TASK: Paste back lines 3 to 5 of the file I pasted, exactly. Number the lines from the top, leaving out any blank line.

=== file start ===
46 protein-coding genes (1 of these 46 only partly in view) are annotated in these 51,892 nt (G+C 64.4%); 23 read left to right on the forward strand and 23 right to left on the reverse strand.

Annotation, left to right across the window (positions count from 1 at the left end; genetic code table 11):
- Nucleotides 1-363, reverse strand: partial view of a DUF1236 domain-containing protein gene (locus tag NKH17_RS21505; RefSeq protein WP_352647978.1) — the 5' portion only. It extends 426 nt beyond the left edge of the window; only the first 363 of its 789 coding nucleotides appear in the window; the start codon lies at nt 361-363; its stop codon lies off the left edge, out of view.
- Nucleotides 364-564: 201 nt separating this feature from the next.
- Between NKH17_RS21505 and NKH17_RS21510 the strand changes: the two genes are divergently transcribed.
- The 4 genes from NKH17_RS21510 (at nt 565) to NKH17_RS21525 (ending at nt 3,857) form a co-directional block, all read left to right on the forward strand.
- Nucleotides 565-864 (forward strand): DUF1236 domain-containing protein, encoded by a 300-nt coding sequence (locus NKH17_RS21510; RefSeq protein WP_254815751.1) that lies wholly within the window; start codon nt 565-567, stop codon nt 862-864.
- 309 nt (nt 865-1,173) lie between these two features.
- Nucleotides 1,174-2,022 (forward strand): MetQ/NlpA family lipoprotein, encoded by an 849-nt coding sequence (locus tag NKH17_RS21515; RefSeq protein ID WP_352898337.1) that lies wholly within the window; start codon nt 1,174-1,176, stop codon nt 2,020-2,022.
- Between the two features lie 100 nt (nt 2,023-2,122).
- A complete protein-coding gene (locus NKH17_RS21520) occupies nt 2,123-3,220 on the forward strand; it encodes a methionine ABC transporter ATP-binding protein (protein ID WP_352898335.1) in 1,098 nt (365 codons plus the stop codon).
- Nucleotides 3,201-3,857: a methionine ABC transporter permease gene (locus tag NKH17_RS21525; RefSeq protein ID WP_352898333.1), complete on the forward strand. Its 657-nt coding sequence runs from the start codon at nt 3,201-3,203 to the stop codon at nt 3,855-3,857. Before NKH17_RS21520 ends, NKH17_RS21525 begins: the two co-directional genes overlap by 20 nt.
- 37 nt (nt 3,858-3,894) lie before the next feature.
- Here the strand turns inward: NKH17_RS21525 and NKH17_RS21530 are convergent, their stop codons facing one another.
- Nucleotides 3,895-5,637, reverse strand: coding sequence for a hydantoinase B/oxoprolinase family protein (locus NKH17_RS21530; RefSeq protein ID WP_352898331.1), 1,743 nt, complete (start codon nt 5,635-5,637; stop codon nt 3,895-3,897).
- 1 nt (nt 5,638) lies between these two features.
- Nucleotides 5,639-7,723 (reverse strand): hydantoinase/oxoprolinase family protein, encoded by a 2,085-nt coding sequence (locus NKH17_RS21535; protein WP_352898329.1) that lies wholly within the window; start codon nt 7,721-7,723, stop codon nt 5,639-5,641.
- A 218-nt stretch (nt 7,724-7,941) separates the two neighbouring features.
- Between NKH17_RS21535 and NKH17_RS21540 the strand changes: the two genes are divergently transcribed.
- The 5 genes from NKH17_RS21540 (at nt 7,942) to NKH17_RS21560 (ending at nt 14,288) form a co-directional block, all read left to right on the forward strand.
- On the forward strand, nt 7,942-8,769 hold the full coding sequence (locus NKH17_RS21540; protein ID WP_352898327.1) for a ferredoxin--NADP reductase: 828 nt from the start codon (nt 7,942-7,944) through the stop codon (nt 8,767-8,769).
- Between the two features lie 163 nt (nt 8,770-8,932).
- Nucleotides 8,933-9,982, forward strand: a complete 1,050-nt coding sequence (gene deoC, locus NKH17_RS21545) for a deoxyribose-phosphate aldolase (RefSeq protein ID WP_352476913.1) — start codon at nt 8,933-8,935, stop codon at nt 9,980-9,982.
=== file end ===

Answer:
- Nucleotides 1-363, reverse strand: partial view of a DUF1236 domain-containing protein gene (locus tag NKH17_RS21505; RefSeq protein WP_352647978.1) — the 5' portion only. It extends 426 nt beyond the left edge of the window; only the first 363 of its 789 coding nucleotides appear in the window; the start codon lies at nt 361-363; its stop codon lies off the left edge, out of view.
- Nucleotides 364-564: 201 nt separating this feature from the next.
- Between NKH17_RS21505 and NKH17_RS21510 the strand changes: the two genes are divergently transcribed.